It depends entirely on the memory and CPU architecture. As a rule of thumb, SRAM is faster than flash, particularly on higher-speed MCUs (>100 MHz). SRAM bit cells produce a (more or less) logic-level output, while flash memory has to go through a slower current sensing process.
How much faster (if any) again depends on the architecture -- the word size of the memories, the number of wait states on each, the presence of caching, the size of the CPU instructions, etc. If you're running at a low enough frequency, you could have zero wait states on flash and RAM, so they might run at the same speed.
The code also matters. If your code is strictly linear (no branching), the flash could prefetch instructions fast enough to keep the CPU saturated even at higher frequencies. As Olin said, a Harvard architecture CPU with separate program and data read paths could perform differently when code and data are in different memories.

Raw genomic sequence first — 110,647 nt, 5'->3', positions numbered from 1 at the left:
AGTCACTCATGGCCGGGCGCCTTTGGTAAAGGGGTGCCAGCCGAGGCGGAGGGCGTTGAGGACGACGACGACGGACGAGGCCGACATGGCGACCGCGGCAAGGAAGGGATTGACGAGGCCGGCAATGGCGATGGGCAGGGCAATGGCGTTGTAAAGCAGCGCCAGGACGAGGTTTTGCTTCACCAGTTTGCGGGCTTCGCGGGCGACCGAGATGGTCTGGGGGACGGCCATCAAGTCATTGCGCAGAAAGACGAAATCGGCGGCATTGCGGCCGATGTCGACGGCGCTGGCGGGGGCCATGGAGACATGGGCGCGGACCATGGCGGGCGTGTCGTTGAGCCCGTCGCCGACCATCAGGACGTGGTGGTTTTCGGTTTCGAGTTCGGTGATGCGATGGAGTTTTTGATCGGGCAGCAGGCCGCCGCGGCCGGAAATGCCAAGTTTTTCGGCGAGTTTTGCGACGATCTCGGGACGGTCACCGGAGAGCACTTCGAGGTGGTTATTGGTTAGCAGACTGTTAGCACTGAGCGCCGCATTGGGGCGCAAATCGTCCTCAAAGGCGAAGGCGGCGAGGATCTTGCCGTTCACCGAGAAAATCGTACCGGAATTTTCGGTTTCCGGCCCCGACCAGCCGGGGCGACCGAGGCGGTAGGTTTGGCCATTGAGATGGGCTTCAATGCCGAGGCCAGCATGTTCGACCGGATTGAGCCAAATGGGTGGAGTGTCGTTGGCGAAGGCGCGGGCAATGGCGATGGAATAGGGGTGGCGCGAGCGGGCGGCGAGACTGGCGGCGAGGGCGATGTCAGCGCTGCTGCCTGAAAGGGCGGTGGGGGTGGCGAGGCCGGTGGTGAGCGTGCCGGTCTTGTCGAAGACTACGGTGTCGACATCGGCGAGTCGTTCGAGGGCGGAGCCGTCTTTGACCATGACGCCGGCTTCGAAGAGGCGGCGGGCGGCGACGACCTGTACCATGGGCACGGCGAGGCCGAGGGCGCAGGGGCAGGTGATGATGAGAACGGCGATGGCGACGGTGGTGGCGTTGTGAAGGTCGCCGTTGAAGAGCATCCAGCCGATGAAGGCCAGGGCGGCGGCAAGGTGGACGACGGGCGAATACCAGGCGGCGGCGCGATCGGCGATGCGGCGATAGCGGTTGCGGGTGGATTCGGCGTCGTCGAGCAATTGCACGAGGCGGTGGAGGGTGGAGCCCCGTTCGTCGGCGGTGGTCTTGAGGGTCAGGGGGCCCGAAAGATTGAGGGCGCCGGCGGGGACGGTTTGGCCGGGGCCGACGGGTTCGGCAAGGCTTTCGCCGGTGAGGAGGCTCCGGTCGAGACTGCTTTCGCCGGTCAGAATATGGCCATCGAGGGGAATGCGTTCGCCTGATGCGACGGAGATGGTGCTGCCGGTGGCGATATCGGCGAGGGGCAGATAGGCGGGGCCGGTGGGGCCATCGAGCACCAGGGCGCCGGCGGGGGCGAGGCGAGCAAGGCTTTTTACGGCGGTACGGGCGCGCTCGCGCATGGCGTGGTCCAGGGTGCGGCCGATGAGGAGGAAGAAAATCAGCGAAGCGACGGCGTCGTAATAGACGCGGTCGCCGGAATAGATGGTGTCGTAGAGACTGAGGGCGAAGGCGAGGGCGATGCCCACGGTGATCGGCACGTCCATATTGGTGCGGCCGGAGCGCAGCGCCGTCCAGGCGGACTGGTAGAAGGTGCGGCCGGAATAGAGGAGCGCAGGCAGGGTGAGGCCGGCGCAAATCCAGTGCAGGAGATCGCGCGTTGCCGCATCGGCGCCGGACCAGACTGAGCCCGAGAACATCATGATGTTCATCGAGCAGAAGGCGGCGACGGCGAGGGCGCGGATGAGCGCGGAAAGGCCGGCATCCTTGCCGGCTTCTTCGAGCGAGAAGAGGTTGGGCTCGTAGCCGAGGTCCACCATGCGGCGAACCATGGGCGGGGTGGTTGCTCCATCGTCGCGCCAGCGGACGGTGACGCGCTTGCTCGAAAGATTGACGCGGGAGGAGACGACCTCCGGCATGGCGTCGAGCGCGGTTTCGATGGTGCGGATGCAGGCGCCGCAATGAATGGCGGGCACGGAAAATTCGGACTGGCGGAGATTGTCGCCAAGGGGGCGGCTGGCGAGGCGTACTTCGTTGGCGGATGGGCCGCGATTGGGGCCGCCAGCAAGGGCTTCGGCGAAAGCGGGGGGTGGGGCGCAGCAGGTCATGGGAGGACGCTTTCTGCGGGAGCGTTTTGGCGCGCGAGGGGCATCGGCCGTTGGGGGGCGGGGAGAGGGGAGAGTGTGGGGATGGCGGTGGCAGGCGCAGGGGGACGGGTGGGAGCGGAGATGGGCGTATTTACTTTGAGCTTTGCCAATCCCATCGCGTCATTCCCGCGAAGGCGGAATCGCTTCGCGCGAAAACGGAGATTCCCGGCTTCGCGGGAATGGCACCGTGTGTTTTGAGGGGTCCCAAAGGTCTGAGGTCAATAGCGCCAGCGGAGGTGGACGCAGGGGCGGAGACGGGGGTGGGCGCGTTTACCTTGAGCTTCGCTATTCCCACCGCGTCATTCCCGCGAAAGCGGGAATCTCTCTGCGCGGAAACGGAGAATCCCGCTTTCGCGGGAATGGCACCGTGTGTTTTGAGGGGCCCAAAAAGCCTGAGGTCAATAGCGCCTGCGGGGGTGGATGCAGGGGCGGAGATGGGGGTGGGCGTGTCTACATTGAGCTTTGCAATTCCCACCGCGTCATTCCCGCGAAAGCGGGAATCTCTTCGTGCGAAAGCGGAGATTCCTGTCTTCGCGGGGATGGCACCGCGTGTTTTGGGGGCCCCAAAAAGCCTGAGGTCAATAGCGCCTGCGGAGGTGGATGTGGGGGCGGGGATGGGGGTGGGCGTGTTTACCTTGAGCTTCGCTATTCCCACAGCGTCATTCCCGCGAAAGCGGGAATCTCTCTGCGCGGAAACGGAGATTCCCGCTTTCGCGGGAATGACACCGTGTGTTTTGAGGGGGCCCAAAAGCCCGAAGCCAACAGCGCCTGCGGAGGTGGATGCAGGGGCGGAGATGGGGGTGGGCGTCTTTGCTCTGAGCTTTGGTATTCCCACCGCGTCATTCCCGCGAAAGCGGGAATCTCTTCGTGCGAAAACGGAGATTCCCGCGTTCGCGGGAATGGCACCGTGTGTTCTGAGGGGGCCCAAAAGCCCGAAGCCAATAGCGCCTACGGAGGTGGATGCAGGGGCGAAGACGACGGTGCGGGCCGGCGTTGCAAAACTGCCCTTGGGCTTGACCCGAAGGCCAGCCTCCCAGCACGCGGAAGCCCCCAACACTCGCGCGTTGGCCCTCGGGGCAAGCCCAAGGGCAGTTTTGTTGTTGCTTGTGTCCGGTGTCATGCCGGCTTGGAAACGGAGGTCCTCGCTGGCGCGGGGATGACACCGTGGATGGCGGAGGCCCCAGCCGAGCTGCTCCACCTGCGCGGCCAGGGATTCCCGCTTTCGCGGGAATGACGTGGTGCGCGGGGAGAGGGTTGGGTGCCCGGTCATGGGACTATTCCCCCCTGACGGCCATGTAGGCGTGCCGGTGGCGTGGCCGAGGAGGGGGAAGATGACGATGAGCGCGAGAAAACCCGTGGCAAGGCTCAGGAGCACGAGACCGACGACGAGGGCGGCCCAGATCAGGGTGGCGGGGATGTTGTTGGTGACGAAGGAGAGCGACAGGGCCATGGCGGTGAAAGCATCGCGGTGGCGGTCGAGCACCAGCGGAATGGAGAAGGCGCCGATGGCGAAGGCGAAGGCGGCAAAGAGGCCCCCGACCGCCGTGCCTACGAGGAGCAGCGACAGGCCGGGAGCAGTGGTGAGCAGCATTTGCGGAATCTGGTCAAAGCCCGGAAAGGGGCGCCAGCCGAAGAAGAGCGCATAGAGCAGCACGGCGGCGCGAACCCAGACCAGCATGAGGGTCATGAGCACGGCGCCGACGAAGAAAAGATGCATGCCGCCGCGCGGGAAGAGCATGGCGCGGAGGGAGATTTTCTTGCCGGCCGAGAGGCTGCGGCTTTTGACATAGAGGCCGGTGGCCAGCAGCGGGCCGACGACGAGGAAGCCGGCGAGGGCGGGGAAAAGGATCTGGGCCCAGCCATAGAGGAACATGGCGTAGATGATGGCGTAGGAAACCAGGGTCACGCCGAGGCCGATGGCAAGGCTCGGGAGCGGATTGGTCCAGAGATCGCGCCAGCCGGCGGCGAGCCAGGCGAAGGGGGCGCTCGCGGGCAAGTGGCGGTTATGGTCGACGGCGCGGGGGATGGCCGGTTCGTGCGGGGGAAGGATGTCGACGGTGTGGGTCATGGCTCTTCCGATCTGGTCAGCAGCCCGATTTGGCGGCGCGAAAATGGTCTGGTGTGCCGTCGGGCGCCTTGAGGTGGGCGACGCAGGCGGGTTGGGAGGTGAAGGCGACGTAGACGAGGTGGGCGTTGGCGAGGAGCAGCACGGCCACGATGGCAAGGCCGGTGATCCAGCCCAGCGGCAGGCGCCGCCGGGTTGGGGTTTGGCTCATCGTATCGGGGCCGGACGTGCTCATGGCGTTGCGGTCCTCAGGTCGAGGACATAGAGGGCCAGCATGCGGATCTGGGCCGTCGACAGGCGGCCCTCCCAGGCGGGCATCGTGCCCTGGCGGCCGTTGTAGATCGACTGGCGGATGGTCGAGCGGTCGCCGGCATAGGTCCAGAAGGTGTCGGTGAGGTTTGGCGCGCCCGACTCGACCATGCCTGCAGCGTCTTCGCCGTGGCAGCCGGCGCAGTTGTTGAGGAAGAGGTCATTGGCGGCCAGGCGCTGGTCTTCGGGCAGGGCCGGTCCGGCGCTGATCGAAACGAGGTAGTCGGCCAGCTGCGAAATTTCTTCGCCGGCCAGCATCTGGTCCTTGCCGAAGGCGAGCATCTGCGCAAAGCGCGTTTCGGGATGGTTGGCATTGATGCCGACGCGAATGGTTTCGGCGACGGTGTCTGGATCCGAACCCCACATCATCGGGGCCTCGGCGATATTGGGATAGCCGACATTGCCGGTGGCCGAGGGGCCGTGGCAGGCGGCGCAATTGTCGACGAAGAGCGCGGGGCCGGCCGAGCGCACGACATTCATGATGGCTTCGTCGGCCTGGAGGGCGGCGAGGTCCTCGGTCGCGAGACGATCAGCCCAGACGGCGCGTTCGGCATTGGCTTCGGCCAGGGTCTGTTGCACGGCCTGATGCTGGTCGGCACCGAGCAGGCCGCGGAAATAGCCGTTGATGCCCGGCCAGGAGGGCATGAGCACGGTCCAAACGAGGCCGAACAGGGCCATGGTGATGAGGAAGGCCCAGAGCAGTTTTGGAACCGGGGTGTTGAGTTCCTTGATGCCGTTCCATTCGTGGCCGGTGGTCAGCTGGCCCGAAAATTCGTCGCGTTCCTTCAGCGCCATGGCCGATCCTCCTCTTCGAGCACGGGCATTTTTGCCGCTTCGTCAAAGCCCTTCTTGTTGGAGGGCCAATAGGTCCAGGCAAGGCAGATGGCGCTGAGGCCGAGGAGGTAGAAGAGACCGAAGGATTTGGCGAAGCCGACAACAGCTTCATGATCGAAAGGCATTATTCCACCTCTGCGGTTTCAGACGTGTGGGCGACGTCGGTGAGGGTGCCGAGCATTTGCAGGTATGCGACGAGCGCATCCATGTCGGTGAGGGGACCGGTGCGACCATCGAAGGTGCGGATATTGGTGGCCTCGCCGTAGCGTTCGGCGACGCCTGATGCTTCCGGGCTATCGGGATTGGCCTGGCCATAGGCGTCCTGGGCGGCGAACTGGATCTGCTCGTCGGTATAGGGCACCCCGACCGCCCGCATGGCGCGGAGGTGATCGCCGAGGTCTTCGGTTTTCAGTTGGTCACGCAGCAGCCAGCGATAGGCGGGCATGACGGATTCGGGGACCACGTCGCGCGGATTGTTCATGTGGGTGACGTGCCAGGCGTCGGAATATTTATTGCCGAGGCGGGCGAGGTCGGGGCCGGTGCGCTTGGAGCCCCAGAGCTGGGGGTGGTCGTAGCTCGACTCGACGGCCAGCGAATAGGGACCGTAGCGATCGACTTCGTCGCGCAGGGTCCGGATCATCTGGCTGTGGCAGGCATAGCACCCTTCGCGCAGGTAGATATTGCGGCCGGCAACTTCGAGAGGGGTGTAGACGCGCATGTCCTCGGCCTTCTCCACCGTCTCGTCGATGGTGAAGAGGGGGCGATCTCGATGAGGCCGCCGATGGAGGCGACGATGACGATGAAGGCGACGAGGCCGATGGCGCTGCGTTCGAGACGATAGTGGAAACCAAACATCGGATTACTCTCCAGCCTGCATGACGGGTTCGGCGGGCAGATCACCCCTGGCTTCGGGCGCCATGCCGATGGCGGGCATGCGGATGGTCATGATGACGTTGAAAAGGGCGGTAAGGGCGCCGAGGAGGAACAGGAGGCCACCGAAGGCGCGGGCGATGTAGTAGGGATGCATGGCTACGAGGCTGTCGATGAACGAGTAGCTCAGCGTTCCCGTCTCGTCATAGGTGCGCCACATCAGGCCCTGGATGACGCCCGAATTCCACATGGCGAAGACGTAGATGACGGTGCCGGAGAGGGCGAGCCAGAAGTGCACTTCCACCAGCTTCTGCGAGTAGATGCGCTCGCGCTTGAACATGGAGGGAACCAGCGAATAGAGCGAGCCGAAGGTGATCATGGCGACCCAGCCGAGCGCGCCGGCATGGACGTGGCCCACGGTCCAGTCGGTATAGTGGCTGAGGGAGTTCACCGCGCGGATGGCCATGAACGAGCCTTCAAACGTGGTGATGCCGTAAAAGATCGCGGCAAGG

Metal ROMs (and other nonvolatile memories such as FRAM) have their own characteristics, and may or may not be as fast as SRAM. The ability to write doesn't necessarily make a difference; it's more about the characteristics of the bit cell output and sensing circuits.
The datasheet will give you a rough idea of the speed difference, but the only way to know for sure is to profile your code.